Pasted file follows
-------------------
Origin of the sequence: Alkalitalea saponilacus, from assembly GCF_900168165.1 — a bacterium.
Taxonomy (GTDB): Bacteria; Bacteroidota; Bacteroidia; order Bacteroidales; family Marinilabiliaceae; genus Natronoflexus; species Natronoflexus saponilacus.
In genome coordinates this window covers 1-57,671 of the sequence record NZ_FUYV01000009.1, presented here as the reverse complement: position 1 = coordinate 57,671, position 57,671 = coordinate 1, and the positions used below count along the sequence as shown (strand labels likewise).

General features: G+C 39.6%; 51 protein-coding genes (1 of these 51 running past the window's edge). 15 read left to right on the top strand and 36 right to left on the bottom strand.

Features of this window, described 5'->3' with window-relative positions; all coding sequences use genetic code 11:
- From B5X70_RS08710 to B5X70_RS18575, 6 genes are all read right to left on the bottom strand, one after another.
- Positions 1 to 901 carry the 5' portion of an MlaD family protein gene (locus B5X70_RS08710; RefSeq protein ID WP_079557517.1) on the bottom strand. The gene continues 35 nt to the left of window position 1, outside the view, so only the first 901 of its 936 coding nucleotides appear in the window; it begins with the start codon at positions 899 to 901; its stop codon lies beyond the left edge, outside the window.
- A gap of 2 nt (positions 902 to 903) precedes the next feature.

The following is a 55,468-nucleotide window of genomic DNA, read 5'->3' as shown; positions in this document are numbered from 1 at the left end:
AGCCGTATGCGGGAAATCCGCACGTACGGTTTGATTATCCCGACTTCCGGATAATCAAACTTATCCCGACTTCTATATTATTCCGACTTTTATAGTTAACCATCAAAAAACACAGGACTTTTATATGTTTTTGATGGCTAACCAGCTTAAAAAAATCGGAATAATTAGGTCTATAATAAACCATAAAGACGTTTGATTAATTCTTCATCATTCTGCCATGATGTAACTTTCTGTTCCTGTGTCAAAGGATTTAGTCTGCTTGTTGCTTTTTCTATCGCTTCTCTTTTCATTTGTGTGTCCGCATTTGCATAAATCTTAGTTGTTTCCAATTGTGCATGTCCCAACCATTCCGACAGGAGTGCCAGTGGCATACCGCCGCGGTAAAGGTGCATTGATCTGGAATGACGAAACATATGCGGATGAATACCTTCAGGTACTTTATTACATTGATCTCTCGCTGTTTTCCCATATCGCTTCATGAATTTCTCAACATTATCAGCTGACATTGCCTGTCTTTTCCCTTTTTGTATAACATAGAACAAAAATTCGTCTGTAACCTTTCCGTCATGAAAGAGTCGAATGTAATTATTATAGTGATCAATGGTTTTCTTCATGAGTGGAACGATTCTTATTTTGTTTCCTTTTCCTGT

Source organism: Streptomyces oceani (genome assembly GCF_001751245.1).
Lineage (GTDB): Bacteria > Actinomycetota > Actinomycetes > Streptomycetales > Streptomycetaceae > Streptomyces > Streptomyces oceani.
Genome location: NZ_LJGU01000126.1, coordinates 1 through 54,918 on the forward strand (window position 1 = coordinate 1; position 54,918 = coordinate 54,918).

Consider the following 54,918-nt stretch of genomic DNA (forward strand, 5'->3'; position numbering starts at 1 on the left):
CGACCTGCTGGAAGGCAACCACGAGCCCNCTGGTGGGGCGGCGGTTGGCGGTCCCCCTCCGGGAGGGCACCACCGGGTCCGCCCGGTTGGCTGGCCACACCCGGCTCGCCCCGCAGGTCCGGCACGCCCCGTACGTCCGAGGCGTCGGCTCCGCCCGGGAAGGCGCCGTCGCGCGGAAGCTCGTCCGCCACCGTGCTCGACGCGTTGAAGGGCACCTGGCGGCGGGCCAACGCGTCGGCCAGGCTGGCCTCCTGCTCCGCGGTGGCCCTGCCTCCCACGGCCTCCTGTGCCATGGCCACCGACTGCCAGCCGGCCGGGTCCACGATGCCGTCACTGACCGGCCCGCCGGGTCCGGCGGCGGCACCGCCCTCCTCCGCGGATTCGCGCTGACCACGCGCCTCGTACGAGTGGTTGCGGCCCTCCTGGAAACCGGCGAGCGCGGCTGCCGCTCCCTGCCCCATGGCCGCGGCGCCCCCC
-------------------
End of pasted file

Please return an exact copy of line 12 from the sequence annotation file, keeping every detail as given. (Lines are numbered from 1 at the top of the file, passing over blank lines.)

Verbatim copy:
Lineage (GTDB): Bacteria > Actinomycetota > Actinomycetes > Streptomycetales > Streptomycetaceae > Streptomyces > Streptomyces oceani.